Page 92 - ASHG 2012 Annual Meeting Program Guide

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Wednesday, November 7
SESSION 20 – Invited Presidential Symposium: Gene Discovery and Patent Law: Present Experience in the
U.S. and in Europe
Hall D, Lower Level North, Moscone Center
With the present extraordinary pace of gene discovery, the question of who, if anyone, owns newly discovered
genes will be critical to research and practice in human genetics. This issue was before the U.S. Supreme Court and
remanded to the Federal Circuit Court of Appeals as Association for Molecular Pathology et al. v. Myriad Genetics,
No. 11-725 where the decision was affirmed. In order to understand the many legal issues represented by this case,
the role of this case in the larger context of legal issues in genetics, and the consequences of the decision on this
case for research and services in human genetics, we have asked a panel of experts to educate us.
Hank Greely, Professor of Law and Director of the
Center for Law and Biosciences at Stanford University,
will moderate the panel and present an overview of
issues on which genetics and the law have come in
contact in the U.S.
Mark Lemley, Professor of Law and Director of the
Program in Law, Science, and Technology at Stanford
University, will describe the meaning of patents in the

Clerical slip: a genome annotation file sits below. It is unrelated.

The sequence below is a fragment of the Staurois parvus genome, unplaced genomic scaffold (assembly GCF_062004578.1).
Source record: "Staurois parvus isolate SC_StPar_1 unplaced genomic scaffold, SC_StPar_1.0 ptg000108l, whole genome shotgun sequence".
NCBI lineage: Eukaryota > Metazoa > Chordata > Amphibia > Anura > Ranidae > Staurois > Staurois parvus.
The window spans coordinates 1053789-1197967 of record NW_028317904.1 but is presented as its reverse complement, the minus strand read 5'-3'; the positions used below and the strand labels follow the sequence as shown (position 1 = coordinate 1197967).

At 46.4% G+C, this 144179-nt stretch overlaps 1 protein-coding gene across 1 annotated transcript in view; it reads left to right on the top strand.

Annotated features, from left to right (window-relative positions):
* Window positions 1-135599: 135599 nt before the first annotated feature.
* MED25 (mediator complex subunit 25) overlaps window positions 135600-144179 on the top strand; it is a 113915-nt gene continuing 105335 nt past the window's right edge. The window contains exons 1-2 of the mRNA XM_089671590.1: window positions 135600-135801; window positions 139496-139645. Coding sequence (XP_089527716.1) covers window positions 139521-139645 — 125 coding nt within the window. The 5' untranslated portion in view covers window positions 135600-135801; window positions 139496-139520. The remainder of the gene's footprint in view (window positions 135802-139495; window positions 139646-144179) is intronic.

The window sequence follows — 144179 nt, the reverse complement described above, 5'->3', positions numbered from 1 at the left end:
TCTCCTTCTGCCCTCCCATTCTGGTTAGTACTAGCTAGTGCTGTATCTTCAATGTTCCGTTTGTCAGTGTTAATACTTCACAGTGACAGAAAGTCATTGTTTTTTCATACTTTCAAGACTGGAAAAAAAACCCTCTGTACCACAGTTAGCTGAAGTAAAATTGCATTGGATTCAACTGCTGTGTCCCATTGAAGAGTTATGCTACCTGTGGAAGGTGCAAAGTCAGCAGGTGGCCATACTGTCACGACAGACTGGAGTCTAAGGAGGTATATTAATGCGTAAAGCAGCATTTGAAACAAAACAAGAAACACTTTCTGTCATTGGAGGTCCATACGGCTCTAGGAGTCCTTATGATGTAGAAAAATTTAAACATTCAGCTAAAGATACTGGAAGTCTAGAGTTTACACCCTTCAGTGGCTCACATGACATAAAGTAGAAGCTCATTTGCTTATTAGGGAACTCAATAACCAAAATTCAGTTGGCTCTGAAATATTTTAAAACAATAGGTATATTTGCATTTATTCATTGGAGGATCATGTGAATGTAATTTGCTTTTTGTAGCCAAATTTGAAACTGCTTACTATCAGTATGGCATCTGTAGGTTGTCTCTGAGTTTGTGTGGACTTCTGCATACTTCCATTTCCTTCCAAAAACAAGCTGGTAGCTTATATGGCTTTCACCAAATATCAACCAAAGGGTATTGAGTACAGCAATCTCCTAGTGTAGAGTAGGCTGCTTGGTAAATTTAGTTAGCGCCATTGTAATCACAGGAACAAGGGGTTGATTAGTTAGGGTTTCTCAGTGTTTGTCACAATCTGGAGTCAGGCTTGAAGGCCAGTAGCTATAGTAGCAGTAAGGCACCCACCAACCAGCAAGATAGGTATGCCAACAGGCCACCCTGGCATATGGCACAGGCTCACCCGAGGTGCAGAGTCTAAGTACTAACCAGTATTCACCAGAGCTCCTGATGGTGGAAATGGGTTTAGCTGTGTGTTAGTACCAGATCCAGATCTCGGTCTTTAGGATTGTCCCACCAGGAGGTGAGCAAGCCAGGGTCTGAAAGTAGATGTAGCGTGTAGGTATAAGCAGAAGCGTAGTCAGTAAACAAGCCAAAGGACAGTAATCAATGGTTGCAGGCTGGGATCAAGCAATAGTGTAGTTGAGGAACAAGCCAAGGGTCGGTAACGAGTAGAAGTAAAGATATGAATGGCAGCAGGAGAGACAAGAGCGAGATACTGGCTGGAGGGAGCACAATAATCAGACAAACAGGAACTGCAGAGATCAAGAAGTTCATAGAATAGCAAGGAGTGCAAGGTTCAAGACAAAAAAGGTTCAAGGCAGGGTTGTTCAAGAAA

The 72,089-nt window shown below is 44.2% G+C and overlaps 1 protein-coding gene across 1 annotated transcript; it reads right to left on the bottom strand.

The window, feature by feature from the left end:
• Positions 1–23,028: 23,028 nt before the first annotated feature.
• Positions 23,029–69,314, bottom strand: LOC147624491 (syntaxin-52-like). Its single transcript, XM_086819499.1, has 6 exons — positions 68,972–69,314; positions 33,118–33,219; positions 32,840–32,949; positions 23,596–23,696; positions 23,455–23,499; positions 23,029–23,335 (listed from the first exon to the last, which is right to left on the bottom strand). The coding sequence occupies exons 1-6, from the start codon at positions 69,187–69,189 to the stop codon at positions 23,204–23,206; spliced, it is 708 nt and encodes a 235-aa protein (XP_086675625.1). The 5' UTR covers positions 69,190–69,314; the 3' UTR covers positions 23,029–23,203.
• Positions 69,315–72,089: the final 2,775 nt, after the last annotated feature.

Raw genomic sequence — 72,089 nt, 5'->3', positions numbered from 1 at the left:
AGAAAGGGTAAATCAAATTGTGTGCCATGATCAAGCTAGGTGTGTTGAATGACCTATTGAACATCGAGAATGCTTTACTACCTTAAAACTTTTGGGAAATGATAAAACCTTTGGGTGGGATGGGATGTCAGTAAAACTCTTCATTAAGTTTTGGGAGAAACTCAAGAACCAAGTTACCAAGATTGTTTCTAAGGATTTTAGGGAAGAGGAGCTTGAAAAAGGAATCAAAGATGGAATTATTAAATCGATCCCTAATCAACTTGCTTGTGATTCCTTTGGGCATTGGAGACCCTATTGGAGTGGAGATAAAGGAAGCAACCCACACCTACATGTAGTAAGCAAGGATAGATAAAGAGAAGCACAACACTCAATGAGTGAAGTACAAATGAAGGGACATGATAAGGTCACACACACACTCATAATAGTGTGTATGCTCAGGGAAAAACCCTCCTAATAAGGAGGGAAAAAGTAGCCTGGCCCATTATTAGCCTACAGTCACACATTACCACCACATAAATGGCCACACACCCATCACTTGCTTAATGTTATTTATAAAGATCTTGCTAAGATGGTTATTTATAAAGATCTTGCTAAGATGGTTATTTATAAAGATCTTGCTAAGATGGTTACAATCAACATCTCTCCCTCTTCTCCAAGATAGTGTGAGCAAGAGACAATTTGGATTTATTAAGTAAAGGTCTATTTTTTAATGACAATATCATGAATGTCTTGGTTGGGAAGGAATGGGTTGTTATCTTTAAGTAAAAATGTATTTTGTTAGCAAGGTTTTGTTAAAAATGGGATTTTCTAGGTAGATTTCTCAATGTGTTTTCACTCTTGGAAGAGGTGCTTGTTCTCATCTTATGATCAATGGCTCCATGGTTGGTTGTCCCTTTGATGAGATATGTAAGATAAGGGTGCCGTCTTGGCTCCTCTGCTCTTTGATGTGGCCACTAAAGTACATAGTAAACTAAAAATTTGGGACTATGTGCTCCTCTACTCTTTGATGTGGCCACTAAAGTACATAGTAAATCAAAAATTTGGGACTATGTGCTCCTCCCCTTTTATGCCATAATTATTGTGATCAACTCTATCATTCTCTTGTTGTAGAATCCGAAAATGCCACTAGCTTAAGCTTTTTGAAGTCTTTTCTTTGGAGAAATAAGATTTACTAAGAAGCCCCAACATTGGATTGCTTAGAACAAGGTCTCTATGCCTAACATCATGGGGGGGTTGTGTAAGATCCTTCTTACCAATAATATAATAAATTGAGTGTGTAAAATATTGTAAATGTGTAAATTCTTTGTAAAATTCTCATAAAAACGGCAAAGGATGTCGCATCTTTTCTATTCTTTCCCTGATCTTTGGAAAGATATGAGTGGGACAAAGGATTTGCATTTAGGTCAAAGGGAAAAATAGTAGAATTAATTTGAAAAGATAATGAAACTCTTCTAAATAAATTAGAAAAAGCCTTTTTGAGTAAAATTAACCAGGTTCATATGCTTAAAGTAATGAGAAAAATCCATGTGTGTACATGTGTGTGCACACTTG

context of intellectual property in general and gene
discovery in particular.
Lori Andrews, Professor of Law at IIT Chicago-Kent
College of Law and Fellow of the Hastings Institution,
will describe the issues of the Myriad case and the
roles of lawyers, practitioners and advocates in the
evolution of the case.
Gert Matthijs, Professor and Head of the Laboratory
for Molecular Diagnostics at the Center for Human
Genetics at University of Leuven, Belgium, will discuss
the challenge to gene patenting brought to the
European Patent Office by European human
geneticists, the consequences for genetics services of
the 2008 EPO decisions, and the present issues of
gene patents in Europe.
We intend these presentations to be educational rather than confrontational. Each speaker will present both their
own views and alternative, opposing points of view. Our goal is to understand the complexity of these issues
from the legal perspective. Considerable time after the presentations will be devoted to answering questions from
the audience. We hope ASHG members will enjoy looking at these questions from a different angle and will find
this perspective useful in their future research.